Boston Massacre Trial
Photo Courtesy of Independence National Historical Park
The crowd strained forward in the Queen Street courtroom on October 17, 1770. Murmurs and rumblings of anger filled the air. Captain Thomas Preston, a British grenadier, shifted his feet nervously and felt the sweat rising to his brow. If the jury found him, and his men, guilty of murder as the indictment suggested, he could only expect death as a penalty. That is what these Bostonians wanted! The only hope for Preston and his men lay with this short, stocky country lawyer—a colonial American after all—John Adams, and his too young assistant Josiah Quincy.
Seven months had passed since the “horrid, bloody massacre” took place on the 5th of March. But the passions of the people remained strong. “Sons of Liberty” such as Samuel Adams and John Hancock had seen to that! They reminded the good citizens that the British soldiers were not welcomed, and that mobs had as much right to carry clubs as the soldiers had to carry loaded muskets! But now the jury was set and the true drama was beginning. Only a fair trial would show the world that Massachusetts, and by association all Americans, deserved their liberty by an appeal to justice and not by the rule of a mob.
Captain Preston had his doubts that a fair trial was possible. Yet there was something about his lawyer that gave him hope. This fellow Adams—colonial though he was—was tenacious when it came to the truth, braver than most when it came to risking himself or his family, devoted beyond reason when it came to the law, and undeniably intelligent. If anyone could help these hapless soldiers in a foreign land, Preston thought, Adams seemed the man. The lawyer hardly cut a gallant figure standing before the bar wearing the powdered wig and black robe of His Majesty’s court. Yet there was something…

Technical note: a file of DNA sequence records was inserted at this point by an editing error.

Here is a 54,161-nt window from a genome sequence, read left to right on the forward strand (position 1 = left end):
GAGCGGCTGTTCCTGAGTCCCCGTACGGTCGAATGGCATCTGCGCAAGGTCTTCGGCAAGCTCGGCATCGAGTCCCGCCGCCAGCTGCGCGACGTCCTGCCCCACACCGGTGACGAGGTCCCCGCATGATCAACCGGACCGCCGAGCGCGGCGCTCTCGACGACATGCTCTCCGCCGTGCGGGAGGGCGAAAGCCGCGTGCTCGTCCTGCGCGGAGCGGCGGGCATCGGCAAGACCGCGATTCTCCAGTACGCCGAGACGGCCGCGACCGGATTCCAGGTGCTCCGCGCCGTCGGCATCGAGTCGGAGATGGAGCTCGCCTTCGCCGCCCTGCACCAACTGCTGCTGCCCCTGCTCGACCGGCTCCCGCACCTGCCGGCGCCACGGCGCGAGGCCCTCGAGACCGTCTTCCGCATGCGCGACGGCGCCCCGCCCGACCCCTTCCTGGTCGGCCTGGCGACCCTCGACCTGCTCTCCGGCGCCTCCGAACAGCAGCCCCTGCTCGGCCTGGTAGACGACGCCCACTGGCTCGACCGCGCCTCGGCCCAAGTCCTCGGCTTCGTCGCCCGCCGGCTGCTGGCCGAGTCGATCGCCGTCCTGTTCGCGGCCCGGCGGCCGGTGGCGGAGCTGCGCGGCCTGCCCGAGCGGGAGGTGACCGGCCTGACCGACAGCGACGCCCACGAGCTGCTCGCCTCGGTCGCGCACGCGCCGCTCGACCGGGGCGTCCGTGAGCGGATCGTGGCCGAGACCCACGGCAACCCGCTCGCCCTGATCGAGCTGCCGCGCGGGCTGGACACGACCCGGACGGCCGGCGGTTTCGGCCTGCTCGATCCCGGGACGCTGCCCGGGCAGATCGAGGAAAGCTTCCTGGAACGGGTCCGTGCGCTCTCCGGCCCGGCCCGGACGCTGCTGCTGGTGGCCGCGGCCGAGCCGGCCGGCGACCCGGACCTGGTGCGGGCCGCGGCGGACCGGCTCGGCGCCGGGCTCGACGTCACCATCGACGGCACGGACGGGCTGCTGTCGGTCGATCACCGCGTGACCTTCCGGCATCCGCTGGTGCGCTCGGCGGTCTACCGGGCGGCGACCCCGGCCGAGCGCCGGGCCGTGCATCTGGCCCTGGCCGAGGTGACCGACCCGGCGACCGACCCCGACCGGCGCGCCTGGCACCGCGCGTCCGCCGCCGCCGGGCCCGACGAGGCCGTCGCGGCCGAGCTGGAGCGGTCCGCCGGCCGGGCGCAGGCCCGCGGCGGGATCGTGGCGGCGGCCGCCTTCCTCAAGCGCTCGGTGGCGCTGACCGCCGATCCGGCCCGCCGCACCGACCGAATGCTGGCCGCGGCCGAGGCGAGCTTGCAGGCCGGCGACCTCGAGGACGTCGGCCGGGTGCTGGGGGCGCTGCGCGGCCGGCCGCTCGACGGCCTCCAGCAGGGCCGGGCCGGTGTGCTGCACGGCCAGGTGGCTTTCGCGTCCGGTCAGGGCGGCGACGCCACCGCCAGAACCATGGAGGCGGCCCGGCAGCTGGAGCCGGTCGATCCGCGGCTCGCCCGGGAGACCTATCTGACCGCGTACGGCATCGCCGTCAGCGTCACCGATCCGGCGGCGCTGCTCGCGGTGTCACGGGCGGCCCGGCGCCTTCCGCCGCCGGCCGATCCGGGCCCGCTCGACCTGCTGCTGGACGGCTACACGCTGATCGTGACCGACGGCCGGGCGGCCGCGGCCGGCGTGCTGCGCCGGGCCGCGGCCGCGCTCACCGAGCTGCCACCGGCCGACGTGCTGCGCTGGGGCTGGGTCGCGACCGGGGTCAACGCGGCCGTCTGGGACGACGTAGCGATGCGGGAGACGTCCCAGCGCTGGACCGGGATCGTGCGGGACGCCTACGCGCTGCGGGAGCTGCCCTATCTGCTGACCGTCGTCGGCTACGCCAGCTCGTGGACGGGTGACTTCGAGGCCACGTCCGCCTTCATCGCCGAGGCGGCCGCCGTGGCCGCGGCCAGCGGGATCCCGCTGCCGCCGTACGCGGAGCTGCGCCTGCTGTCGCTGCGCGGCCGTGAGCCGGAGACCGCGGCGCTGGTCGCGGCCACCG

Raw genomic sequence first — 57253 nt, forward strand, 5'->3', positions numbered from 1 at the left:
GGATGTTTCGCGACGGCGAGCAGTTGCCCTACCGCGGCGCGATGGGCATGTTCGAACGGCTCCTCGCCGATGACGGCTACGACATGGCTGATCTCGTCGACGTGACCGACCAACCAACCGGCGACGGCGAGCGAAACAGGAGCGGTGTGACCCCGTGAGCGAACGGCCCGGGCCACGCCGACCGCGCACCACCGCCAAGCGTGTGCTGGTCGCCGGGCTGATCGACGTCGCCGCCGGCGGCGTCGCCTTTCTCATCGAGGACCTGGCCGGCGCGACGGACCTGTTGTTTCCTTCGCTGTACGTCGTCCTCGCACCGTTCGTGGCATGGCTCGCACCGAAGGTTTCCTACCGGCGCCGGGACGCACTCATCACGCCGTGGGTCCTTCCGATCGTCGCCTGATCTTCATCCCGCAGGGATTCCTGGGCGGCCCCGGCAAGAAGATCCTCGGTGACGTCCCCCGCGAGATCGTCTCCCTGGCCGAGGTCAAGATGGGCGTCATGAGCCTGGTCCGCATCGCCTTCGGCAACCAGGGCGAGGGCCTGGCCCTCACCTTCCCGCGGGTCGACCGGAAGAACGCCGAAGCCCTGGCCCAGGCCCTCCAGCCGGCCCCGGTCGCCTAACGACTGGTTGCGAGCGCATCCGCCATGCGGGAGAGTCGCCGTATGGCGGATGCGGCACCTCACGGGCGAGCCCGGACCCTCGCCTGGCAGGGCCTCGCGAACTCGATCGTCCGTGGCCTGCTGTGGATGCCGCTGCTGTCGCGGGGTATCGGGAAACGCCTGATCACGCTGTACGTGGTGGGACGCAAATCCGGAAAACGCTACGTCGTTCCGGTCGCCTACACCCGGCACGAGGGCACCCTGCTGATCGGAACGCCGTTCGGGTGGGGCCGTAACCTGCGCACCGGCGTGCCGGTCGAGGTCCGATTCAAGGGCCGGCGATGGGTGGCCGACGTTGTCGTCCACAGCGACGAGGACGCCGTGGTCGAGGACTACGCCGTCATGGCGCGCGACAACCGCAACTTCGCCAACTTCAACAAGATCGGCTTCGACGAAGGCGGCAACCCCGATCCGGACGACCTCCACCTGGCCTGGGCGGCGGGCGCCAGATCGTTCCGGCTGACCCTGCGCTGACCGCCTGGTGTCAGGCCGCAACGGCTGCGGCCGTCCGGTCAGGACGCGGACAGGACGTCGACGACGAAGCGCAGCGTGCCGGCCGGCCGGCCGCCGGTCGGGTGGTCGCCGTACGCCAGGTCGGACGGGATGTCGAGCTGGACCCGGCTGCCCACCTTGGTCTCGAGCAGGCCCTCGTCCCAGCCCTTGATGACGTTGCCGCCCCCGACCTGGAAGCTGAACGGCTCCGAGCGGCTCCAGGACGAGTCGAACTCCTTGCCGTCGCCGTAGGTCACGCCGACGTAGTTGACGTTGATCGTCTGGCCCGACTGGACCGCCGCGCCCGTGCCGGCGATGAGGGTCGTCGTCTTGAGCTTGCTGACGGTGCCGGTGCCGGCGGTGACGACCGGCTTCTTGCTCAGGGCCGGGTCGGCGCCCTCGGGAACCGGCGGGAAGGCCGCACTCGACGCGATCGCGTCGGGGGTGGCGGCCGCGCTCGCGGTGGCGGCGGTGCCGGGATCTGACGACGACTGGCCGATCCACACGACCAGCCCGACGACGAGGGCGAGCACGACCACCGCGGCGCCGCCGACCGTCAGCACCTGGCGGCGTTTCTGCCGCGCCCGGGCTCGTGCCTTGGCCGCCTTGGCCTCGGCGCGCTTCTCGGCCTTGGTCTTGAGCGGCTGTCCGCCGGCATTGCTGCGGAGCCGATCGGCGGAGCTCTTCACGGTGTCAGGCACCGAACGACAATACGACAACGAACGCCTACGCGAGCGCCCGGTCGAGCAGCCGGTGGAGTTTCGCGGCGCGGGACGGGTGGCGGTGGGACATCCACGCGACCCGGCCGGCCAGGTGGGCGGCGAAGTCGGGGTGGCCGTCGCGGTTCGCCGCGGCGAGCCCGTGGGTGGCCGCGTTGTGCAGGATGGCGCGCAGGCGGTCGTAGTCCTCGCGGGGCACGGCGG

“That instant…I saw something resembling Snow or Ice strike the Grenadier on the Captain’s right hand…He [the Grenadier] fired the first Gun. After the Gun went off I heard the word ‘fire!’ The Captain and I stood in front about half between the breech and muzzle of the Guns. I don’t know who gave the word to fire.”
John Adams was in his element! Like a gladiator he loved the arena where great battles were fought! For Adams, a man’s character was not measured by the popularity he inspired in his neighbors, but by the “truth” he pursued. As he would say in a letter to his beloved Abigail, “I…have consented to my own ruin, to your ruin, and to the ruin of our children.” But he would also assert “the law…will not bend to the uncertain wishes, imaginations, and wanton tempers of men.” When the jury quickly returned with a “not guilty” verdict against Preston, Adams felt a great weight lifted from his shoulders.
Soon after, the trial of the other eight men—Hugh White, Hugh Montgomery, Matthew Kilroy, John Carroll, James Hartigan, William McCauley, William Warren, and William Wemms—began. By now, Captain Preston had great admiration for their lawyer’s abilities. Generally, Preston resented these colonials and felt that “malcontents” were “using every method to fish out evidence to prove [the shooting] was a concerted scheme to murder the inhabitants.” But if a British soldier could be acquitted by a New England jury, perhaps there was more, he thought!
Following one of the first trials in American history to last for several days, even the frenetic crowd seemed exhausted. Testimony after testimony had been used to show both sides of the “massacre” story. But as Adams said in his summary, “facts are stubborn things…if they [the soldiers] were assaulted at all…this was a provocation for which the law reduces the offense of killing, down to manslaughter…” In less than three hours, the jury reached a verdict. No malice was found. All eight men were found not guilty of murder. Two, Hugh Montgomery and Matthew Kilroy, were found guilty of manslaughter.
A defense lawyer to the last, Adams negotiated the sentences of Montgomery and Kilroy using and ancient precedent of English law. The “Plea of Clergy” meant that instead of death, the two men would be branded on the thumbs as first offenders, never to be permitted to violate the law again.
Did You Know?
Owning a shop to sell sewing supplies was one of the few occupations available to women in 18th century Boston. Many women were widowed by the French & Indian War and supported their families by working in the sewing trades. By 1770 over 70 shop-owning women in Boston were called "She-Merchants."